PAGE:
Nothing about Ryse: Son of Rome’s gameplay is any way next-gen. While I am certainly one of the games’ bigger fans (check out my review here), I will happily admit that, while certainly entertaining, from a gameplay perspective, Crytek’s historical brawler does absolutely nothing new.
The thing is, up until this point, what has? I would make the argument that from a purely gameplay perspective, that nothing released thus far on PS4 or Xbox One has pushed the envelope in any meaningful way, pushed the boundaries of what can be achieved within the medium or delivered anything that I would consider truly ‘next-gen’.
So, what does that leave then? Well, pretty graphics I suppose. With nothing revelatory arriving on the design front, it has been left to the flashy new visuals of the PS4 and Xbox One to justify the large amount of money I have splurged on this new piece of kit, and despite a few lookers amidst the launch window releases, the only game to blow me away, to truly knock my socks off, is Ryse: Son of Rome.
Yes, Battlefield is pretty, Killzone: Shadow Fall looks great and NBA 2K14 is a considerable step up from its current-gen counterpart, but none of these have come close to matching the jaw dropping beauty of Ryse. None. There are games on the horizon that look equally fantastic from a technical and artistic standpoint, but of what is available now, Ryse, to me at least, is visually head and shoulders above the competition.
I did briefly consider that personal taste and a genuine soft spot for a game that I feel is much better than many critics would have you believe, may have blinded me to the facts, but lo and behold, out of nowhere, Ryse went and passed the most brutal and unforgiving of tests – it passed the wife test.
You see, despite playing her fair share of video games, visuals mean somewhere between Jack and shit to my wife (at least on a technical level). Every so often I’ll point something out that I feel is particularly impressive from a purely visual perspective, and almost always, I am greeted with the same old shrug of the shoulders. The thing is, despite appreciating the fact that video games are very different beasts to movies, the fact remains, visual effects in film are (for the most part) far superior. Again, she appreciates and understands why this is, but it still doesn’t change the fact that, for her at least, very little in the video game industry genuinely amazes her.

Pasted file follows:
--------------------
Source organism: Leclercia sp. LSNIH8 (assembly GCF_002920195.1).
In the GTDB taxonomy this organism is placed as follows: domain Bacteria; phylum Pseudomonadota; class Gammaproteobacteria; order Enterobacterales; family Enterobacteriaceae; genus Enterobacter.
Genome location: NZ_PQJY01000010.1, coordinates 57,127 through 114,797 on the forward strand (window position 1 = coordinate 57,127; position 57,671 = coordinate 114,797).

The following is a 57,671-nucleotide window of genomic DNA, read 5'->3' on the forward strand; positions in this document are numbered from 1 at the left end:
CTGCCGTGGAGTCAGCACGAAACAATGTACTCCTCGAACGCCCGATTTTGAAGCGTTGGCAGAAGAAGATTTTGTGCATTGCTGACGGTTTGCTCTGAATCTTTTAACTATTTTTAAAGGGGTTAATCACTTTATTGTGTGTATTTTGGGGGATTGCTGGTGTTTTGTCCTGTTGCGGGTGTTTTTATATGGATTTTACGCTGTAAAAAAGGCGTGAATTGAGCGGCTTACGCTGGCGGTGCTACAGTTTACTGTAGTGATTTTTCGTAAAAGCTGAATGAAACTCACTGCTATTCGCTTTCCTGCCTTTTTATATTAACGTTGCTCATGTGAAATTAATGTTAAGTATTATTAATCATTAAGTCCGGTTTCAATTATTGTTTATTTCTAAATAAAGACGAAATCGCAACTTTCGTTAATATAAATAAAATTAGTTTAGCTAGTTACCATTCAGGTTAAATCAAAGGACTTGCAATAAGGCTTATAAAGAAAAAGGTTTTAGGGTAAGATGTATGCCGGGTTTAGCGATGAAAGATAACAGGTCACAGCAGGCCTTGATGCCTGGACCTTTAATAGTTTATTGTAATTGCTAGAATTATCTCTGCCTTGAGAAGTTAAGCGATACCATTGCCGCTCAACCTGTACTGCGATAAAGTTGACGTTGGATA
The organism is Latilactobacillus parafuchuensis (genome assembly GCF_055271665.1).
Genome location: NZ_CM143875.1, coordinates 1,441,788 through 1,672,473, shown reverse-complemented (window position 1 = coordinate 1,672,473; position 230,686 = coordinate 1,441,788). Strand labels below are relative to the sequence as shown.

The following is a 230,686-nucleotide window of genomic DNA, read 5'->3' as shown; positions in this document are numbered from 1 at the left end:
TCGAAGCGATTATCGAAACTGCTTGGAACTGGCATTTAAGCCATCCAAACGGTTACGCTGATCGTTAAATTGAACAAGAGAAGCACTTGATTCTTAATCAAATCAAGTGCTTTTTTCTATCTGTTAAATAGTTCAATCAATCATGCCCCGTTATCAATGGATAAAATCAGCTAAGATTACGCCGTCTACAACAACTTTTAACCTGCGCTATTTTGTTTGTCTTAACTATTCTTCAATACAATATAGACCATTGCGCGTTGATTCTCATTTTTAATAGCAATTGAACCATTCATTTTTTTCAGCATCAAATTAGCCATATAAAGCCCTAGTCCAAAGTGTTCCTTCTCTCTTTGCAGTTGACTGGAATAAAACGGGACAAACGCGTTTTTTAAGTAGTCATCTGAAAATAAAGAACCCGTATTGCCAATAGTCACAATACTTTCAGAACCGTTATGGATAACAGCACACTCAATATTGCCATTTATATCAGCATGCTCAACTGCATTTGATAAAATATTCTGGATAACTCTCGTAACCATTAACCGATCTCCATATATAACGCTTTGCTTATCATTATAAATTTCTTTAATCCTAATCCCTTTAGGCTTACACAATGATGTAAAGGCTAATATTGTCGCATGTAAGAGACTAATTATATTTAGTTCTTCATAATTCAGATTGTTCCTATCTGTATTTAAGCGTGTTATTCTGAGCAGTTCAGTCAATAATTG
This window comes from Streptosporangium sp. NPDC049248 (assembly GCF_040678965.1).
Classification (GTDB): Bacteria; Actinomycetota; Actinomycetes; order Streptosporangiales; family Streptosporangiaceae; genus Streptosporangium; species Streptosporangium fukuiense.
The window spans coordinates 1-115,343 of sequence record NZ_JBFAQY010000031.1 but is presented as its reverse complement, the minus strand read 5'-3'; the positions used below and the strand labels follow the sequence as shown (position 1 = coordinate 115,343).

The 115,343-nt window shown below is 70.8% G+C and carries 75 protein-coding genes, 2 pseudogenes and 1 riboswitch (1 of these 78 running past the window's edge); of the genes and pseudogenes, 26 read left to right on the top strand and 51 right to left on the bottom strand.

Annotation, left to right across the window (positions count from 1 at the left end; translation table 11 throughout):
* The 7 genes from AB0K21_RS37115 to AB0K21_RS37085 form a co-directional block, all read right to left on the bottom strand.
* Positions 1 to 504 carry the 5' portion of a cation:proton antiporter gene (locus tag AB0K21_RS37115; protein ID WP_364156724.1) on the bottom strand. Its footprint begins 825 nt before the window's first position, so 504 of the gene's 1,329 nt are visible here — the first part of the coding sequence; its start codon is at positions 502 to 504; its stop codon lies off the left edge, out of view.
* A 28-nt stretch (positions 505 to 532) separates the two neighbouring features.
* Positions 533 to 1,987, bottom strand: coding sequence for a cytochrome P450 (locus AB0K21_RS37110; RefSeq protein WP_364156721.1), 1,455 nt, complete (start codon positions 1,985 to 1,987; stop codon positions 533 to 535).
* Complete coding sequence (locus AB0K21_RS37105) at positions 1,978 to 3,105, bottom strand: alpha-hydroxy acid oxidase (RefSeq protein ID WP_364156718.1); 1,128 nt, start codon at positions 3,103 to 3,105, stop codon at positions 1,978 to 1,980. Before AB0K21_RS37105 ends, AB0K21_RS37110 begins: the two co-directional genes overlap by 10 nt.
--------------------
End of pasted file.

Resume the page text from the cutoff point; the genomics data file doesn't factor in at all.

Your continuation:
Then came Ryse. For the first time in our 11 year relationship, it was she that felt the need to point out the beauty on screen, of the technical and artistic achievement in putting those visuals on display, “honestly, I thought you were watching a move”. It’s hardly gushing praise, but from my wife, it’s as good as you’re likely to get. Spurned on from this single moment of visual appreciation, I have endeavoured to point out other games that I feel have impressed since the release of Xbox One and PS4……unsurprisingly, Bethan has reverted back to shrugs.
So, it’s not just me, the wife thinks it looks great too. Anyway, the point is, while the gameplay might be stuck in the past, visually, Ryse: Son of Rome is the only game to really show off what next-gen consoles can do. I’m sure that will change in time, but for now, Ryse stands, for better and for worse, as the most next-gen, next-gen video game.
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